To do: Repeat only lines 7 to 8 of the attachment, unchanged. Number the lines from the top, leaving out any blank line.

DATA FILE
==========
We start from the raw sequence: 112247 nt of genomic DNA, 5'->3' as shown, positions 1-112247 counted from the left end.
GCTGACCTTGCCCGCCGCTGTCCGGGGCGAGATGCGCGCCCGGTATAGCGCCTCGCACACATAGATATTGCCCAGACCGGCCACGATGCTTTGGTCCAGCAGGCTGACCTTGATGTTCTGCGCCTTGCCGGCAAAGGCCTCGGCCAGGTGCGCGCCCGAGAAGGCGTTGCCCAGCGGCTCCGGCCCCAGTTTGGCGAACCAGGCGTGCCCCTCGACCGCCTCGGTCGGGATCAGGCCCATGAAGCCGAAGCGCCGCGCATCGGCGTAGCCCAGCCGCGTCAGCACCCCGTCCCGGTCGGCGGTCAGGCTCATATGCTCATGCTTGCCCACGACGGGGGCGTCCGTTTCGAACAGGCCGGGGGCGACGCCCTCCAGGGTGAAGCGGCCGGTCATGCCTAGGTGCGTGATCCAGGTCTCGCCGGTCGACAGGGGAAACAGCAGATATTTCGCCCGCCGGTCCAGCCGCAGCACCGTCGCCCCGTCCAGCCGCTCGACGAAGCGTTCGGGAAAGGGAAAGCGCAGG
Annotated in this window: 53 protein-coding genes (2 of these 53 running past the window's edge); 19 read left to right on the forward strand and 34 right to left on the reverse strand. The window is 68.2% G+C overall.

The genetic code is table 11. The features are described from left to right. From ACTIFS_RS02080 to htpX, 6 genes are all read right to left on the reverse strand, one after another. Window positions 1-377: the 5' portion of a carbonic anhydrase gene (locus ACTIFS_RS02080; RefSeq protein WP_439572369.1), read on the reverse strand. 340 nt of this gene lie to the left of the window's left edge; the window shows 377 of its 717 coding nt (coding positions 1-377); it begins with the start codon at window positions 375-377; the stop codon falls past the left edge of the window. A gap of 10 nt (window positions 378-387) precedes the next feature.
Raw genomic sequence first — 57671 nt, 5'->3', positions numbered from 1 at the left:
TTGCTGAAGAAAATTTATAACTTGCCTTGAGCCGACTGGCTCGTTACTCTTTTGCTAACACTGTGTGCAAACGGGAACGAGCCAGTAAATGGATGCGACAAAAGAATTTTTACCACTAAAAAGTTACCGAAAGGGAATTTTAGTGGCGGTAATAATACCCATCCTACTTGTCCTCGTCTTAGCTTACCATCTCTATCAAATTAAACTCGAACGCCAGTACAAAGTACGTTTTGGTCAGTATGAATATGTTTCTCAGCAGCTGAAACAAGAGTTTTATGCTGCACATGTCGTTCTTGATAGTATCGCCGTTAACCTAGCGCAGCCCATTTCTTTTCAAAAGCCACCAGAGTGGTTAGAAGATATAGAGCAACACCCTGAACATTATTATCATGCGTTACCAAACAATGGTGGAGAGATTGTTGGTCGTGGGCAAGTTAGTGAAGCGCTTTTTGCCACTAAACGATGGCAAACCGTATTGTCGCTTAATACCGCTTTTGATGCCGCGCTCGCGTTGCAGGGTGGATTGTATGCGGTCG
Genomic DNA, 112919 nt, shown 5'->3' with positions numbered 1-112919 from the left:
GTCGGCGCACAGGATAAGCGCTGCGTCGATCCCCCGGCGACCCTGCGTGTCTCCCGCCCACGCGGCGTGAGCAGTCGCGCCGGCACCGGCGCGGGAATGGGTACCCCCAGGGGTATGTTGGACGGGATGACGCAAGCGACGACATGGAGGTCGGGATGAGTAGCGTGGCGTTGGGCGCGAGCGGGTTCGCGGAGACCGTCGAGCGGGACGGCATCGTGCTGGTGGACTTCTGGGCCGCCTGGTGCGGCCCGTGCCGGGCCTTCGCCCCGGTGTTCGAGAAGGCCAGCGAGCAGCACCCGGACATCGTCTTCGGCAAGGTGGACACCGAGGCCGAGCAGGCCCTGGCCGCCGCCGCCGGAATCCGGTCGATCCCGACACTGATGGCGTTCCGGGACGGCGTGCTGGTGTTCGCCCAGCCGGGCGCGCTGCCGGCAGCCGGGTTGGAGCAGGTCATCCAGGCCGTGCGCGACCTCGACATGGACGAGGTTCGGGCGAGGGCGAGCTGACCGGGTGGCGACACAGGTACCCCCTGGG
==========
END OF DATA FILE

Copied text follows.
Genomic DNA, 112919 nt, shown 5'->3' with positions numbered 1-112919 from the left:
GTCGGCGCACAGGATAAGCGCTGCGTCGATCCCCCGGCGACCCTGCGTGTCTCCCGCCCACGCGGCGTGAGCAGTCGCGCCGGCACCGGCGCGGGAATGGGTACCCCCAGGGGTATGTTGGACGGGATGACGCAAGCGACGACATGGAGGTCGGGATGAGTAGCGTGGCGTTGGGCGCGAGCGGGTTCGCGGAGACCGTCGAGCGGGACGGCATCGTGCTGGTGGACTTCTGGGCCGCCTGGTGCGGCCCGTGCCGGGCCTTCGCCCCGGTGTTCGAGAAGGCCAGCGAGCAGCACCCGGACATCGTCTTCGGCAAGGTGGACACCGAGGCCGAGCAGGCCCTGGCCGCCGCCGCCGGAATCCGGTCGATCCCGACACTGATGGCGTTCCGGGACGGCGTGCTGGTGTTCGCCCAGCCGGGCGCGCTGCCGGCAGCCGGGTTGGAGCAGGTCATCCAGGCCGTGCGCGACCTCGACATGGACGAGGTTCGGGCGAGGGCGAGCTGACCGGGTGGCGACACAGGTACCCCCTGGG